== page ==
Members of the public who are following this might think it is a self-regarding, inward-looking debate about what we do as the House of Commons. That is perhaps understandable, but I argue that this debate actually strikes at the heart of our role as elected Members of this House. Erroneously, we are considered to be legislators, but the reality is that we are not legislators at all. Back-Bench Members of Parliament have little or no control over legislation and the progress of it in this House.
As the right hon. Gentleman just said, all Governments —I have served under Conservative Governments, Labour Governments and coalition Governments—take control of the legislative process. It is perfectly natural for Governments to want to use the time available in this House to their benefit, but that ignores the role of Back-Bench MPs altogether. The Government, in my view, hold far too many cards.
In my hon. Friend’s opening speech, he talked about some of the successful private Members’ Bills in the late 1960s. They were mostly social reform measures. He referred to them, so I will not repeat that, but the important thing about those Bills was that they were all Government handout Bills, mainly associated with Roy Jenkins.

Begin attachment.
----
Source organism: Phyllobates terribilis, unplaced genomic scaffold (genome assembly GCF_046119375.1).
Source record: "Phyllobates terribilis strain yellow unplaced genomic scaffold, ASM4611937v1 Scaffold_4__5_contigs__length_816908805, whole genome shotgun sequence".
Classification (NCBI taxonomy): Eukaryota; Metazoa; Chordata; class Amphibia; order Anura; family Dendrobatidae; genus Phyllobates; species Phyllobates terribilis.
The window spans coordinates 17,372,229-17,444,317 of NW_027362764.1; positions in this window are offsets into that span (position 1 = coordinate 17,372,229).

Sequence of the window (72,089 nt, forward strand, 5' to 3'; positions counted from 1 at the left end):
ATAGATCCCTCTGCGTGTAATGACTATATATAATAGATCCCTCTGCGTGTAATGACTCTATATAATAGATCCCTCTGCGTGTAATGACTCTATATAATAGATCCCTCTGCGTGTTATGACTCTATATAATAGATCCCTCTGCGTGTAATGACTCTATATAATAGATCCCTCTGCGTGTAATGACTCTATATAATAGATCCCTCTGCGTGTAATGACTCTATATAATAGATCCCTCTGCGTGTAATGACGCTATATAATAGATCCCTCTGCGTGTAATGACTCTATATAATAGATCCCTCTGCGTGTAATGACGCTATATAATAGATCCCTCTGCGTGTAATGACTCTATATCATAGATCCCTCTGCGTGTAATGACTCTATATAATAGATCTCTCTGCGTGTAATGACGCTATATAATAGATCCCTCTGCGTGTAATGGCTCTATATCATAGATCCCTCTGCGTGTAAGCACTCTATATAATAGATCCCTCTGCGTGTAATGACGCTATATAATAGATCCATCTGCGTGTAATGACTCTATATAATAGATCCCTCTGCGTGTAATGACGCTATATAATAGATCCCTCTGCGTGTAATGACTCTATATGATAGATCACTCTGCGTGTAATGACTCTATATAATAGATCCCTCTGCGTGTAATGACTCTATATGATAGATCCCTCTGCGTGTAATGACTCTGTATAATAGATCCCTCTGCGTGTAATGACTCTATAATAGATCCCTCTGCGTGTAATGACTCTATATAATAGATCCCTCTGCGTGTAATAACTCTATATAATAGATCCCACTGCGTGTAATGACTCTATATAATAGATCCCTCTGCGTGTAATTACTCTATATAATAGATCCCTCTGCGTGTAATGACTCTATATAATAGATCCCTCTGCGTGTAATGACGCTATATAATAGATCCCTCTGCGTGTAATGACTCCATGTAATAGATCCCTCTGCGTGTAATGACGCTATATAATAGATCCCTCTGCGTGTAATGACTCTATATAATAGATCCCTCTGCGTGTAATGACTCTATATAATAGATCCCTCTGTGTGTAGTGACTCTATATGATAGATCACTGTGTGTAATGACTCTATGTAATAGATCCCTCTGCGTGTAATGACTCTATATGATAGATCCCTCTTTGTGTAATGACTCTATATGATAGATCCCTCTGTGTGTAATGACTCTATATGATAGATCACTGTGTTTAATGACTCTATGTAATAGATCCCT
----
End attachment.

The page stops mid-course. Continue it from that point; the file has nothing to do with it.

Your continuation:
I want to say a word about a solution to this problem that would put more power in the hands of Members of Parliament and take power away from the Government in controlling the process, but first I want to talk about the role of the Procedure Committee, to which reference has already been made. I am a great admirer of Mr Walker, who chairs that Committee, but I detect a singular lack of will on the part of that Committee to resolve this issue. I do not want to criticise any members of that Committee, and certainly not the Chair; but this issue has been outstanding and urgent for a long time, and yet the Committee has failed to come up with a solution.